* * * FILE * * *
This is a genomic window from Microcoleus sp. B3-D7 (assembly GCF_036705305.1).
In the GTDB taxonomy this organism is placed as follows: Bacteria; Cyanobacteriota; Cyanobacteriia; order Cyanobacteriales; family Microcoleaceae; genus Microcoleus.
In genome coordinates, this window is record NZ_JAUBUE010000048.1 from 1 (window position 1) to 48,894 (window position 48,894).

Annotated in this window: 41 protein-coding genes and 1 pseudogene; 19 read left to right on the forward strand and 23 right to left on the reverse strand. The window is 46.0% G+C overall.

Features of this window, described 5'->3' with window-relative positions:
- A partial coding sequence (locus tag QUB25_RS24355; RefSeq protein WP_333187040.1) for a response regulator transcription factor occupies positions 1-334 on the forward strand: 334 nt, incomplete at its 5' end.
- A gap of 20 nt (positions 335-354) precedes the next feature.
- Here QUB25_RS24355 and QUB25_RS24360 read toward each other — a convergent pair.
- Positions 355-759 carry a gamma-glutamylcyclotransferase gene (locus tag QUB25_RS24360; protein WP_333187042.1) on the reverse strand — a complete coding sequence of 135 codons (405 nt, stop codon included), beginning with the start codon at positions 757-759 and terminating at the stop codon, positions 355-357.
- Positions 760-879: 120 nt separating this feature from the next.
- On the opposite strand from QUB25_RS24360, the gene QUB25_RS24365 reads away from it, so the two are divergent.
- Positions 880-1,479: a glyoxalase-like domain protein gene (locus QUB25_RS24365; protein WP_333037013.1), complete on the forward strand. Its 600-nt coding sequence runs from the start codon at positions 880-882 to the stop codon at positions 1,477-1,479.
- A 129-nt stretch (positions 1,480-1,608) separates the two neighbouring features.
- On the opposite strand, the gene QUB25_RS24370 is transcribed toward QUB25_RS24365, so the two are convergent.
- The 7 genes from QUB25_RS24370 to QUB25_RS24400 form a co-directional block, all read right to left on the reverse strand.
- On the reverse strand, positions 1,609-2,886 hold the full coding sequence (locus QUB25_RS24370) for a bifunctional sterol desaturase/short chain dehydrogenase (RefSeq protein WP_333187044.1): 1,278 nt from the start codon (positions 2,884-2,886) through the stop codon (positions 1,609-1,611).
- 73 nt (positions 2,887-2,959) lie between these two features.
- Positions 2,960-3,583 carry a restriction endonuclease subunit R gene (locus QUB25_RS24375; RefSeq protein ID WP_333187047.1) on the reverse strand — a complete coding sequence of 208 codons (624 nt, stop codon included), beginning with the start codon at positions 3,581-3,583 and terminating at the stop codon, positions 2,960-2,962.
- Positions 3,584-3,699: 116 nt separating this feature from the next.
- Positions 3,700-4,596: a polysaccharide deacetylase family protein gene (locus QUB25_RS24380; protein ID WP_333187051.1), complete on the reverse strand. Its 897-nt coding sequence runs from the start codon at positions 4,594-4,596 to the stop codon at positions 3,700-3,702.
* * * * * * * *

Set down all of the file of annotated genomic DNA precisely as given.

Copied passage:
This is a genomic window from Microcoleus sp. B3-D7 (assembly GCF_036705305.1).
In the GTDB taxonomy this organism is placed as follows: Bacteria; Cyanobacteriota; Cyanobacteriia; order Cyanobacteriales; family Microcoleaceae; genus Microcoleus.
In genome coordinates, this window is record NZ_JAUBUE010000048.1 from 1 (window position 1) to 48,894 (window position 48,894).

Annotated in this window: 41 protein-coding genes and 1 pseudogene; 19 read left to right on the forward strand and 23 right to left on the reverse strand. The window is 46.0% G+C overall.

Features of this window, described 5'->3' with window-relative positions:
- A partial coding sequence (locus tag QUB25_RS24355; RefSeq protein WP_333187040.1) for a response regulator transcription factor occupies positions 1-334 on the forward strand: 334 nt, incomplete at its 5' end.
- A gap of 20 nt (positions 335-354) precedes the next feature.
- Here QUB25_RS24355 and QUB25_RS24360 read toward each other — a convergent pair.
- Positions 355-759 carry a gamma-glutamylcyclotransferase gene (locus tag QUB25_RS24360; protein WP_333187042.1) on the reverse strand — a complete coding sequence of 135 codons (405 nt, stop codon included), beginning with the start codon at positions 757-759 and terminating at the stop codon, positions 355-357.
- Positions 760-879: 120 nt separating this feature from the next.
- On the opposite strand from QUB25_RS24360, the gene QUB25_RS24365 reads away from it, so the two are divergent.
- Positions 880-1,479: a glyoxalase-like domain protein gene (locus QUB25_RS24365; protein WP_333037013.1), complete on the forward strand. Its 600-nt coding sequence runs from the start codon at positions 880-882 to the stop codon at positions 1,477-1,479.
- A 129-nt stretch (positions 1,480-1,608) separates the two neighbouring features.
- On the opposite strand, the gene QUB25_RS24370 is transcribed toward QUB25_RS24365, so the two are convergent.
- The 7 genes from QUB25_RS24370 to QUB25_RS24400 form a co-directional block, all read right to left on the reverse strand.
- On the reverse strand, positions 1,609-2,886 hold the full coding sequence (locus QUB25_RS24370) for a bifunctional sterol desaturase/short chain dehydrogenase (RefSeq protein WP_333187044.1): 1,278 nt from the start codon (positions 2,884-2,886) through the stop codon (positions 1,609-1,611).
- 73 nt (positions 2,887-2,959) lie between these two features.
- Positions 2,960-3,583 carry a restriction endonuclease subunit R gene (locus QUB25_RS24375; RefSeq protein ID WP_333187047.1) on the reverse strand — a complete coding sequence of 208 codons (624 nt, stop codon included), beginning with the start codon at positions 3,581-3,583 and terminating at the stop codon, positions 2,960-2,962.
- Positions 3,584-3,699: 116 nt separating this feature from the next.
- Positions 3,700-4,596: a polysaccharide deacetylase family protein gene (locus QUB25_RS24380; protein ID WP_333187051.1), complete on the reverse strand. Its 897-nt coding sequence runs from the start codon at positions 4,594-4,596 to the stop codon at positions 3,700-3,702.